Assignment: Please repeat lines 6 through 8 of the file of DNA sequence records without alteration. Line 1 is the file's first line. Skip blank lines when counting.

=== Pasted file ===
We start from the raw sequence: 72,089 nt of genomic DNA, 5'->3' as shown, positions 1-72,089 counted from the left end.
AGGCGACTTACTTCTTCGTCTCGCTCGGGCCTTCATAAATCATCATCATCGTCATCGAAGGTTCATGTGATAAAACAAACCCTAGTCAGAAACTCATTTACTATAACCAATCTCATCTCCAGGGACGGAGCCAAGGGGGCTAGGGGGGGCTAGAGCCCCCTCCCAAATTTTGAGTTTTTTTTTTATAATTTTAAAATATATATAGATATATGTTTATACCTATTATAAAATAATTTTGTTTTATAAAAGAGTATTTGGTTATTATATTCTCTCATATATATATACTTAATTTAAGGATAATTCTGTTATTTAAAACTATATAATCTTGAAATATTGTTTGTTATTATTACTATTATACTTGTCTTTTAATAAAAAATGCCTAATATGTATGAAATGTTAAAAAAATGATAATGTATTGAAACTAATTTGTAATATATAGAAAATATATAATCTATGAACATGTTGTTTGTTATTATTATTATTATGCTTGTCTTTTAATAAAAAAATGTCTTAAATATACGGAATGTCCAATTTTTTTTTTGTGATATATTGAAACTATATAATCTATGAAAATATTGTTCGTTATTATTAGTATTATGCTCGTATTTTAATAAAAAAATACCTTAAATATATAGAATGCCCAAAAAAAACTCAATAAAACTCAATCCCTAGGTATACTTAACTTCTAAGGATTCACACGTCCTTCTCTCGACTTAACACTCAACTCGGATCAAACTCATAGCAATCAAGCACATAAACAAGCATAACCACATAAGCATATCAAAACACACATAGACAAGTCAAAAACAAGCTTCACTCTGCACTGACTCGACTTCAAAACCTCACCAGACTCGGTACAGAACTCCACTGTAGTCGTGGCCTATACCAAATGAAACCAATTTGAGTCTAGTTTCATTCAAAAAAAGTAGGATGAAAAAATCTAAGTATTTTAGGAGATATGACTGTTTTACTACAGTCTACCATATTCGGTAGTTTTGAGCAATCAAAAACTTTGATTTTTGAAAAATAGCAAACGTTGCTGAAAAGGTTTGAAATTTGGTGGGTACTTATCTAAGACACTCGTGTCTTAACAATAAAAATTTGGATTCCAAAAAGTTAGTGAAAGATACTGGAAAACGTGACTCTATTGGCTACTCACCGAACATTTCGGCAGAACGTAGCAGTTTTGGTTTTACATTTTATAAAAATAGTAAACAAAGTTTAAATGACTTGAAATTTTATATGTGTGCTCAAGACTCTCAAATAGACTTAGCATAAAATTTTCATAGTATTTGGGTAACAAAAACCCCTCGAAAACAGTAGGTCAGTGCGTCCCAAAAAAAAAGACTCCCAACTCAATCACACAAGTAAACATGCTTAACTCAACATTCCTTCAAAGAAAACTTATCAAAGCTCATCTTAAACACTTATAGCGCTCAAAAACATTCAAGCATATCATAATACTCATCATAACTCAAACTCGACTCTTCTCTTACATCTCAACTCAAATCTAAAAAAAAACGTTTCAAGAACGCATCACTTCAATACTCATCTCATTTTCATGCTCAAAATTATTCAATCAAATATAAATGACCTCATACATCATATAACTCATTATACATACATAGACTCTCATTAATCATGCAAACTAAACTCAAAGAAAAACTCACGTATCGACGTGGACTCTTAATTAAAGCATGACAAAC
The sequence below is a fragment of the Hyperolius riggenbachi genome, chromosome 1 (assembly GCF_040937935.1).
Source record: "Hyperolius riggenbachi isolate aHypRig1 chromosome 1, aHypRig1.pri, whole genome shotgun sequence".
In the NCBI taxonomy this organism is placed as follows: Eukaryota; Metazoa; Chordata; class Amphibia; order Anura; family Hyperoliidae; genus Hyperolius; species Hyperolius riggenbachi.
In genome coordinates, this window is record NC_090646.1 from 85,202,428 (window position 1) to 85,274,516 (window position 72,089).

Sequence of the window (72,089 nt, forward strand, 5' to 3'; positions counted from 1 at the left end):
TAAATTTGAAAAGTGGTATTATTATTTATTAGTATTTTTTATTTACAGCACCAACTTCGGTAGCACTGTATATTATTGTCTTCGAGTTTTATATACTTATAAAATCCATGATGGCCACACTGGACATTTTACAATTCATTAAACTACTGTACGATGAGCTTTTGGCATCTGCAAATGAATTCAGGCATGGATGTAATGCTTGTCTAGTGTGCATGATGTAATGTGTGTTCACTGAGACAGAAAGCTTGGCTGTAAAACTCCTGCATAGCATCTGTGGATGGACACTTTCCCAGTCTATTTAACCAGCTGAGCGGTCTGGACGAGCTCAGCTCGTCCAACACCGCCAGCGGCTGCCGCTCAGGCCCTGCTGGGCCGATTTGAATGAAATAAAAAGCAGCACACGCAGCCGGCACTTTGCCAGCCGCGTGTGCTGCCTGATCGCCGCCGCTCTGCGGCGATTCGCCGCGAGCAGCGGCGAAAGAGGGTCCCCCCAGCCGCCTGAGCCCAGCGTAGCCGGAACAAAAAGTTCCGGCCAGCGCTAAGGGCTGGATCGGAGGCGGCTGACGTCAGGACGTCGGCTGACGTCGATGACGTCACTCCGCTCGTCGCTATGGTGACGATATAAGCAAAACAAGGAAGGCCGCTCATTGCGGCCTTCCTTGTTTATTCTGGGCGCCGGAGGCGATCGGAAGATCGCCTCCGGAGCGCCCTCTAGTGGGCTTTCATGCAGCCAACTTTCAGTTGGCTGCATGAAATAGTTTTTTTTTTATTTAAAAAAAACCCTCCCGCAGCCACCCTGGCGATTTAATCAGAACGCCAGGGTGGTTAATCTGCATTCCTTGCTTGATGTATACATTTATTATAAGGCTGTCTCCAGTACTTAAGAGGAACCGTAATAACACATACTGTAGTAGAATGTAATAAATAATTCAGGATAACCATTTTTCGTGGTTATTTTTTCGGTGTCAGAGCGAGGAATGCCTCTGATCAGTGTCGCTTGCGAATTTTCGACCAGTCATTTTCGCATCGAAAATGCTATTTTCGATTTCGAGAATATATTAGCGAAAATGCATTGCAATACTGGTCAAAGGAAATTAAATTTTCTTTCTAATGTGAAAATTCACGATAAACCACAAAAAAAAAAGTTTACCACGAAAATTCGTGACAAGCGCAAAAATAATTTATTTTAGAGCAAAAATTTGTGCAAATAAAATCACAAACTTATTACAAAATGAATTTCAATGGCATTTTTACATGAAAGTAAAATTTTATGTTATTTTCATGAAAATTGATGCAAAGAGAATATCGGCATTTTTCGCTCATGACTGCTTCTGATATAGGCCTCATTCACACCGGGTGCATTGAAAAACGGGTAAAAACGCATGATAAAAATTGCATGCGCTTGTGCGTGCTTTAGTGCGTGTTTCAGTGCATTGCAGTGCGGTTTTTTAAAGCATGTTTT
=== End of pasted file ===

In genome coordinates, this window is record NC_090646.1 from 85,202,428 (window position 1) to 85,274,516 (window position 72,089).

Sequence of the window (72,089 nt, forward strand, 5' to 3'; positions counted from 1 at the left end):
TAAATTTGAAAAGTGGTATTATTATTTATTAGTATTTTTTATTTACAGCACCAACTTCGGTAGCACTGTATATTATTGTCTTCGAGTTTTATATACTTATAAAATCCATGATGGCCACACTGGACATTTTACAATTCATTAAACTACTGTACGATGAGCTTTTGGCATCTGCAAATGAATTCAGGCATGGATGTAATGCTTGTCTAGTGTGCATGATGTAATGTGTGTTCACTGAGACAGAAAGCTTGGCTGTAAAACTCCTGCATAGCATCTGTGGATGGACACTTTCCCAGTCTATTTAACCAGCTGAGCGGTCTGGACGAGCTCAGCTCGTCCAACACCGCCAGCGGCTGCCGCTCAGGCCCTGCTGGGCCGATTTGAATGAAATAAAAAGCAGCACACGCAGCCGGCACTTTGCCAGCCGCGTGTGCTGCCTGATCGCCGCCGCTCTGCGGCGATTCGCCGCGAGCAGCGGCGAAAGAGGGTCCCCCCAGCCGCCTGAGCCCAGCGTAGCCGGAACAAAAAGTTCCGGCCAGCGCTAAGGGCTGGATCGGAGGCGGCTGACGTCAGGACGTCGGCTGACGTCGATGACGTCACTCCGCTCGTCGCTATGGTGACGATATAAGCAAAACAAGGAAGGCCGCTCATTGCGGCCTTCCTTGTTTATTCTGGGCGCCGGAGGCGATCGGAAGATCGCCTCCGGAGCGCCCTCTAGTGGGCTTTCATGCAGCCAACTTTCAGTTGGCTGCATGAAATAGTTTTTTTTTTATTTAAAAAAAACCCTCCCGCAGCCACCCTGGCGATTTAATCAGAACGCCAGGGTGGTTAATCTGCATTCCTTGCTTGATGTATACATTTATTATAAGGCTGTCTCCAGTACTTAAGAGGAACCGTAATAACACATACTGTAGTAGAATGTAATAAATAATTCAGGATAACCATTTTTCGTGGTTATTTTTTCGGTGTCAGAGCGAGGAATGCCTCTGATCAGTGTCGCTTGCGAATTTTCGACCAGTCATTTTCGCATCGAAAATGCTATTTTCGATTTCGAGAATATATTAGCGAAAATGCATTGCAATACTGGTCAAAGGAAATTAAATTTTCTTTCTAATGTGAAAATTCACGATAAACCACAAAAAAAAAAGTTTACCACGAAAATTCGTGACAAGCGCAAAAATAATTTATTTTAGAGCAAAAATTTGTGCAAATAAAATCACAAACTTATTACAAAATGAATTTCAATGGCATTTTTACATGAAAGTAAAATTTTATGTTATTTTCATGAAAATTGATGCAAAGAGAATATCGGCATTTTTCGCTCATGACTGCTTCTGATATAGGCCTCATTCACACCGGGTGCATTGAAAAACGGGTAAAAACGCATGATAAAAATTGCATGCGCTTGTGCGTGCTTTAGTGCGTGTTTCAGTGCATTGCAGTGCGGTTTTTTAAAGCATGTTTT